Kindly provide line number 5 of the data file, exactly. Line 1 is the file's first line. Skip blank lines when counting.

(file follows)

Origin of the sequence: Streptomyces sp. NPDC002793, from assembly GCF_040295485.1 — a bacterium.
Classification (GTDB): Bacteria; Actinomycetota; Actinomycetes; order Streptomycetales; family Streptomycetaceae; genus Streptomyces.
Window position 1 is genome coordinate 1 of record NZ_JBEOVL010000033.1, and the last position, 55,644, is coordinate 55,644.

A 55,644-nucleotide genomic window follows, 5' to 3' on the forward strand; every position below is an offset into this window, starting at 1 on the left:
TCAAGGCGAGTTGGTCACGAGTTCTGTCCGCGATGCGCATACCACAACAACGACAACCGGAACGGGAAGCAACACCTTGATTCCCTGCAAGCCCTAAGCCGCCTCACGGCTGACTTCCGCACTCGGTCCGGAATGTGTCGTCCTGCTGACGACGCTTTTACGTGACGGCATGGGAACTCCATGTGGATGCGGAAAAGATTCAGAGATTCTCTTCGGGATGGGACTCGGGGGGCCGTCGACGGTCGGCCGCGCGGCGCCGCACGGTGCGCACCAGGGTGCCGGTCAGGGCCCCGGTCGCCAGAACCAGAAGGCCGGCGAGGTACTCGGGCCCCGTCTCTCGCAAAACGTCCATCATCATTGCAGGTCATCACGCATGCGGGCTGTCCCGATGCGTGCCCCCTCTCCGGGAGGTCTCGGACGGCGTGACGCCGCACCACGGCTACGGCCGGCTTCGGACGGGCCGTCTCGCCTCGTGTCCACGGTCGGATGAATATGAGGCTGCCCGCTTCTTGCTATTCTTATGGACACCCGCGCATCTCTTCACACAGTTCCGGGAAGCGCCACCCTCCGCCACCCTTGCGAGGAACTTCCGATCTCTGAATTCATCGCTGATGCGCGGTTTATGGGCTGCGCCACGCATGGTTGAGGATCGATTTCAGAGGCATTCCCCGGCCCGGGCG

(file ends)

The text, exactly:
TCAAGGCGAGTTGGTCACGAGTTCTGTCCGCGATGCGCATACCACAACAACGACAACCGGAACGGGAAGCAACACCTTGATTCCCTGCAAGCCCTAAGCCGCCTCACGGCTGACTTCCGCACTCGGTCCGGAATGTGTCGTCCTGCTGACGACGCTTTTACGTGACGGCATGGGAACTCCATGTGGATGCGGAAAAGATTCAGAGATTCTCTTCGGGATGGGACTCGGGGGGCCGTCGACGGTCGGCCGCGCGGCGCCGCACGGTGCGCACCAGGGTGCCGGTCAGGGCCCCGGTCGCCAGAACCAGAAGGCCGGCGAGGTACTCGGGCCCCGTCTCTCGCAAAACGTCCATCATCATTGCAGGTCATCACGCATGCGGGCTGTCCCGATGCGTGCCCCCTCTCCGGGAGGTCTCGGACGGCGTGACGCCGCACCACGGCTACGGCCGGCTTCGGACGGGCCGTCTCGCCTCGTGTCCACGGTCGGATGAATATGAGGCTGCCCGCTTCTTGCTATTCTTATGGACACCCGCGCATCTCTTCACACAGTTCCGGGAAGCGCCACCCTCCGCCACCCTTGCGAGGAACTTCCGATCTCTGAATTCATCGCTGATGCGCGGTTTATGGGCTGCGCCACGCATGGTTGAGGATCGATTTCAGAGGCATTCCCCGGCCCGGGCG